I want to ask you about the brother dynamic between these two new people we meet, Troy and Jake. Give us a little introduction to these two guys and what they’re all about.
There’s a little Of Mice and Men quality going on with Jake and with Troy. They are the sons of Jeremiah Otto so they are sons of a militiaman, sons of a Prepper, and they have different moms. And Jake is the first born and something of the golden child. He was the one that as he grew, he grew up on the ranch, he can hunt, he can fish, he can do all the things that one would expect. But he went off to college and I think he broke with his father and his father’s philosophies because he saw the unseemly side and sometimes criminal side of his dad.
And sort of in a Michael Corleone mold, it was a that’s-my-family case, not me, and he was forced back into life at the ranch. He came back pre-apocalypse and tried to help his father with some land disputes. He’d gotten his law degree when he was away, and his intention was not to stay. Had the apocalypse not struck he would probably be back east living his life. And now that he’s been forced to stay, he looks at the possibility of building this new civilization, this new nation in a somewhat more idealistic fashion. He’s much more inclusive, he’s much more caring, and if anybody on the show sort of inherits the mantle of the good man, it’s really Jake.
What about his brother?
Troy’s disturbed. It’s pretty obvious from the get-go that he has issues of violence, he’s got issues with mom. There’s something about Madison that attracts him. There’s something fascinating about this strong woman who comes into his camp, much in the same way she entered the pilot, it’s really her driving, it’s her asking the questions, it’s her demanding.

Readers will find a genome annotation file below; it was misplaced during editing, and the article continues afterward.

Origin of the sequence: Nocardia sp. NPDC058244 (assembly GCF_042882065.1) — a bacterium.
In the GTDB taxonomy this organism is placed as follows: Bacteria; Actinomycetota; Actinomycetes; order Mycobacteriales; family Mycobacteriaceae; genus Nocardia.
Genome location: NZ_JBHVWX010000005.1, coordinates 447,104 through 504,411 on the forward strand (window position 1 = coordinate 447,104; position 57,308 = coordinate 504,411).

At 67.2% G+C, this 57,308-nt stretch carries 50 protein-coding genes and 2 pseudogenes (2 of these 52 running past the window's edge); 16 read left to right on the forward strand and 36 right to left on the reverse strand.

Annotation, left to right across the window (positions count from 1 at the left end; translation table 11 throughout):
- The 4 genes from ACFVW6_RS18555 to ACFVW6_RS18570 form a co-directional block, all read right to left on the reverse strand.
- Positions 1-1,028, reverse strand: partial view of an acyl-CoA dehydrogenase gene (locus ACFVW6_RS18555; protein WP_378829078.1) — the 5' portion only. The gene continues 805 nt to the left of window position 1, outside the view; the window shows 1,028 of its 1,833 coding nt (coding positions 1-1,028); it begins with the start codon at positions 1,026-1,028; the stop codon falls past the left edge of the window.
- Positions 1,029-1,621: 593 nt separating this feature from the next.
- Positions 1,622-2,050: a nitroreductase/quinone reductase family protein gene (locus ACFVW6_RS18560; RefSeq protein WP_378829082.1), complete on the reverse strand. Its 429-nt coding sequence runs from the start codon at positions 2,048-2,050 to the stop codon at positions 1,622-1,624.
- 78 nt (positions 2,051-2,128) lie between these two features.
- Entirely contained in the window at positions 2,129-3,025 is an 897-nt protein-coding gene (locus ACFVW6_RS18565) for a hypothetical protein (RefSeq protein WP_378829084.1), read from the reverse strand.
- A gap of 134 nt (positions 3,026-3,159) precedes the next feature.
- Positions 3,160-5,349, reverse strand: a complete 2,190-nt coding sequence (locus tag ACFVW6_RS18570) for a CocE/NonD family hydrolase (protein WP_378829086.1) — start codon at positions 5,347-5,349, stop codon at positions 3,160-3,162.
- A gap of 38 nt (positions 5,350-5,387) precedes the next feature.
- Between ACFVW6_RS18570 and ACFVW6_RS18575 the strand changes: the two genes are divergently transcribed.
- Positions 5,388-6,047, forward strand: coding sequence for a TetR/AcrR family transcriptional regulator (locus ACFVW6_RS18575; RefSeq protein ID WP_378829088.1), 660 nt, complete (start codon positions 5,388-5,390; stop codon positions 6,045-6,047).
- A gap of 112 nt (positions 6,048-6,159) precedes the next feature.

And the distinction between the two of them is you’ve got one brother who has an obligation to protect his younger brother. [Jake] feels like he has an obligation to protect not just the people that Troy is going to hurt but he also has an obligation to protect Troy. And Troy believes quite firmly in what he’s doing. I mean, the scientific approach he has to the dead and the work he’s doing when we first meet him, he believes in it and that he needs to because for him that’s how he can sell it and justify it to his father.
For him, he’s serving a greater good. He fancies himself something of a naturalist and he was someone who documented things and wrote things down when he was young. He’s not somebody who went to school. His socialization skills are not good so he’s basically somebody who grew up on a ranch hunting and fishing and learning to kill, and now that the apocalypse has struck, it sort of gives him this forum by which he can realize his true potential. He’s one of those characters who was predisposed to the apocalypse, and now that it’s arrived, he’s thriving.